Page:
In the new sci-fi comedy “The Hitchhiker’s Guide to the Galaxy,” earthlings and aliens travel across great expanses of time and space. But the longest journey was simply getting the movie into theaters.

The long-awaited big screen version of Douglas Adams’ cult classic landed Friday – after a quarter century, three directors, two major studios and Adams’ death.

The film follows an unsuspecting everyman named Arthur Dent (Martin Freeman of “The Office”), who must use an omnipotent “guide book” to make his way through a comically absurd universe after the Earth is demolished to make room for an intergalactic highway.

First appearing in England as a six-part radio series in March 1978, “Hitchhiker’s” hip, ironic humor drew immediate comparisons to “Monty Python’s Flying Circus.” It quickly became a hit and was later adapted into a worldwide best-selling novel.

But Adams wanted to see his blockbuster on the big screen. He began writing a screenplay in the early ’80s. Universal Studios bought the development rights and signed director Ivan Reitman, who had done “Meatballs” and “Stripes.”

“(Adams) moved out to Hollywood after the Universal deal,” says Robbie Stamp, executive producer of “Hitchhiker’s” and Adams’ close friend. “He turned in a very big script, with every guide entry in it and it basically didn’t work.”

Reitman decided instead to gamble on another sci-fi comedy script, “Ghostbusters,” effectively banishing “Hitchhiker’s” into what insiders call “development hell.”

Still, the franchise flourished. Adams kept writing “Hitchhiker’s” books, and the story became a BBC-TV show, a video game, an album and even a stage play.

A decade later, Disney purchased the rights to the script, signed “Meet the Parents” director Jay Roach and even hinted at Jim Carrey for a starring role.

The momentum would be short-lived. Early one May morning in 2001, while jogging on a treadmill at a Santa Barbara gym, Adams had a fatal heart attack.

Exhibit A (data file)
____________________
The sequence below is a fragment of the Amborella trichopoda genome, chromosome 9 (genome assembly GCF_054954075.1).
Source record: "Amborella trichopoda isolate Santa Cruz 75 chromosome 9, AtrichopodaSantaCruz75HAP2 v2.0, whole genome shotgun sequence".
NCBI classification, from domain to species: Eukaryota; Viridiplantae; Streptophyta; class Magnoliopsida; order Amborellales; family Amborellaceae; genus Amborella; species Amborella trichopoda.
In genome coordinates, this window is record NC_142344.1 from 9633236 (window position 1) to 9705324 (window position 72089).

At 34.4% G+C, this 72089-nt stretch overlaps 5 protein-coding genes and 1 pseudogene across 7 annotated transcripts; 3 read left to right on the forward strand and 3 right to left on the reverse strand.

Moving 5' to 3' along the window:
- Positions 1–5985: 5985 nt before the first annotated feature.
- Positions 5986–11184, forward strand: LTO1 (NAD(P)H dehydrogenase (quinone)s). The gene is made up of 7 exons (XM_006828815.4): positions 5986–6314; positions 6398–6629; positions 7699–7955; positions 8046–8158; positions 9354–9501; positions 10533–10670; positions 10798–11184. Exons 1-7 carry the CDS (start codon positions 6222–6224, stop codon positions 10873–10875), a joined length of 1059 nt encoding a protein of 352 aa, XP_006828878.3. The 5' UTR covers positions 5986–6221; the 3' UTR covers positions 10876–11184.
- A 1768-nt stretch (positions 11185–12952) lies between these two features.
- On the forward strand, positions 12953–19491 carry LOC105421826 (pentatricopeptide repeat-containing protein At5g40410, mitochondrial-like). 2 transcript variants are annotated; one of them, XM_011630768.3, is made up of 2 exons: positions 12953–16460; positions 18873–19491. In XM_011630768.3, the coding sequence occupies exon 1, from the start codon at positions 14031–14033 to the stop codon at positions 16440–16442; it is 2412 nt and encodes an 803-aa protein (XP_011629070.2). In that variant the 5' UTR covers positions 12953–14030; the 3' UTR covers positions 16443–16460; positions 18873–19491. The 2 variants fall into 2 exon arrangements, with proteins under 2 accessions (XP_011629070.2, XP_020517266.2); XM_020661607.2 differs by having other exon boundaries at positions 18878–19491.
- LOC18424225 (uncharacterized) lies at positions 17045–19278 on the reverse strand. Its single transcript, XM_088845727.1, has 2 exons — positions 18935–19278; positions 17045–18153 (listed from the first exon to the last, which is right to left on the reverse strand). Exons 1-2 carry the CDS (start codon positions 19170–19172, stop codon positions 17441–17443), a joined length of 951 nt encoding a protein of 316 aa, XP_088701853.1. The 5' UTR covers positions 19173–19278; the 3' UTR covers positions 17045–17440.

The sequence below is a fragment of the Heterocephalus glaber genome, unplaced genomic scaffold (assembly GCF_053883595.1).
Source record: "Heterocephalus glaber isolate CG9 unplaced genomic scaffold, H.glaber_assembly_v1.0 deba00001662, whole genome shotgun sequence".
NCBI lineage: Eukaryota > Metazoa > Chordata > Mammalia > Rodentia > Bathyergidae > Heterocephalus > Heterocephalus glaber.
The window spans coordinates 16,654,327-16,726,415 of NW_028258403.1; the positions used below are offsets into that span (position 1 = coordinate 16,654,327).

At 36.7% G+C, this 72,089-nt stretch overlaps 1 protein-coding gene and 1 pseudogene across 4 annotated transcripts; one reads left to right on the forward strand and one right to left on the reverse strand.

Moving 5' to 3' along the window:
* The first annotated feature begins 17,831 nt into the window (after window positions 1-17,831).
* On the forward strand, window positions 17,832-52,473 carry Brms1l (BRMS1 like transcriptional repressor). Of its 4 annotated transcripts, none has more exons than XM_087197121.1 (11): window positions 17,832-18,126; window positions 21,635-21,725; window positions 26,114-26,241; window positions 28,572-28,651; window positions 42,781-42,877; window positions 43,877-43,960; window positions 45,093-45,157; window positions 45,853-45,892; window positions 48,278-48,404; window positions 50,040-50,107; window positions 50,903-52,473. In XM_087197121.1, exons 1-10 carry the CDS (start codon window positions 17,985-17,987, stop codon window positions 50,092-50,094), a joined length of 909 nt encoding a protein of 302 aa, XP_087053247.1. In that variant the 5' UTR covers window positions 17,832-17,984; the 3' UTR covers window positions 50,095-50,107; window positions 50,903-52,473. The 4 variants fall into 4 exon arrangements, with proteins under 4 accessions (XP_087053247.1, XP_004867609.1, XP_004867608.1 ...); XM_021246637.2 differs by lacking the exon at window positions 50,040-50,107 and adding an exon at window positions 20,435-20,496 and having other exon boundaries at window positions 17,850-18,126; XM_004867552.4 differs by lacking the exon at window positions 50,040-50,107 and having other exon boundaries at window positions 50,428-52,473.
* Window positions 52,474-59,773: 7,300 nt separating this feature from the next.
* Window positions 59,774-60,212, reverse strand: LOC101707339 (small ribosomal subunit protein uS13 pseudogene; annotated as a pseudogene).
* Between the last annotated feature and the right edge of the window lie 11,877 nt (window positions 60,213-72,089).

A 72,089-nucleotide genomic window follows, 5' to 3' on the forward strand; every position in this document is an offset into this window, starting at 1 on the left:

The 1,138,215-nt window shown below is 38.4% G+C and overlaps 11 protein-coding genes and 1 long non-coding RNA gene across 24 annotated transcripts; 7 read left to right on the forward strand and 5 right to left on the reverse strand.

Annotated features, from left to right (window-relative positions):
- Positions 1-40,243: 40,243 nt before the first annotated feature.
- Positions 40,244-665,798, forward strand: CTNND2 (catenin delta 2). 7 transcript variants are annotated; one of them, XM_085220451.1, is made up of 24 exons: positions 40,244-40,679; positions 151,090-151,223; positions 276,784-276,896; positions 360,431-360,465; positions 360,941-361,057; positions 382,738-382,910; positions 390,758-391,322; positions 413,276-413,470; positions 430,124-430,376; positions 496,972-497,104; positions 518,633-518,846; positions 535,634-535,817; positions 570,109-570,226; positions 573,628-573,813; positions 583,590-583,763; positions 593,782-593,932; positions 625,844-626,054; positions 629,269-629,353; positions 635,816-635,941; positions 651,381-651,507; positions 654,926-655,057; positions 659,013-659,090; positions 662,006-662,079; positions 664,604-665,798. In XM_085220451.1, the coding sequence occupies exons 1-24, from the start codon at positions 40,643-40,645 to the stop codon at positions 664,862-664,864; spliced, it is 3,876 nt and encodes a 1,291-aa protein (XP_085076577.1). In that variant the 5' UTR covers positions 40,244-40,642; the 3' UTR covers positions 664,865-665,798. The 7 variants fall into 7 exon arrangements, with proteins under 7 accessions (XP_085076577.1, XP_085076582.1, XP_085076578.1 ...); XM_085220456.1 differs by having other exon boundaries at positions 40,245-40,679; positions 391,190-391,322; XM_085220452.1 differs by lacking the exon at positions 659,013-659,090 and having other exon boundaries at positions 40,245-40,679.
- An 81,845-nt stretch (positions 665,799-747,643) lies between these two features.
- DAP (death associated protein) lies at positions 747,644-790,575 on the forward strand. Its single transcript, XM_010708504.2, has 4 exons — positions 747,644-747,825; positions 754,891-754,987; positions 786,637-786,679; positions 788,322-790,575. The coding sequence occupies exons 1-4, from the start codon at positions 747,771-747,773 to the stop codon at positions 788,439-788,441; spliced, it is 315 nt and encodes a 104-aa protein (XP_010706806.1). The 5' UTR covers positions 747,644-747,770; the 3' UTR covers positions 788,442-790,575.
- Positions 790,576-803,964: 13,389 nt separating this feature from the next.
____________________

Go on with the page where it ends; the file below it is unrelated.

“It was a total shock,” says Stamp. “As far as the film went, things ground to a halt.”

Stamp says he spoke with Adams’ family before deciding to go ahead.

“I think they felt that if we could get a movie off the ground, it would be a great vindication for Douglas,” says Stamp.

Screenwriter Karey Kirkpatrick, who wrote the animated comedy “Chicken Run,” was brought in to polish the script. “After I read it, I immediately called and said that I didn’t know if I could do it,” he says. “It was really original … I wasn’t sure that I could quite pick up where he left off.”

After Roach convinced Kirkpatrick to give it a shot, he decided he wanted only to produce the movie, not direct. The team scrambled to find a replacement. Their first choice, “Being John Malkovich” creator Spike Jonze, was unavailable. But Jonze suggested Garth Jennings, a music video director known for his visually inventive work for such artists as Blur and REM.

“At first, I said to my agent, “Please don’t send me that script,’ ” says Jennings. “I grew up loving the material and I was concerned that it would be Hollywoodized. But they sent it anyway and I realized it had that lovely sense of wonder and fun.”

Zooey Dechanel, who co-stars with Freeman, Mos Def and Sam Rockwell, says picking an English director was the right move. “It’s something that very much belongs to England,” she says. “‘Hitchhiker’s’ is like a national treasure there.”

And Adams contributes more than his wit and style to the movie. Before he died, a computer scan was taken of his head allowing filmmakers to construct certain digital set pieces based on his features.

“He is in this movie a tremendous amount,” says Stamp. “It’s fused with his spirit.”

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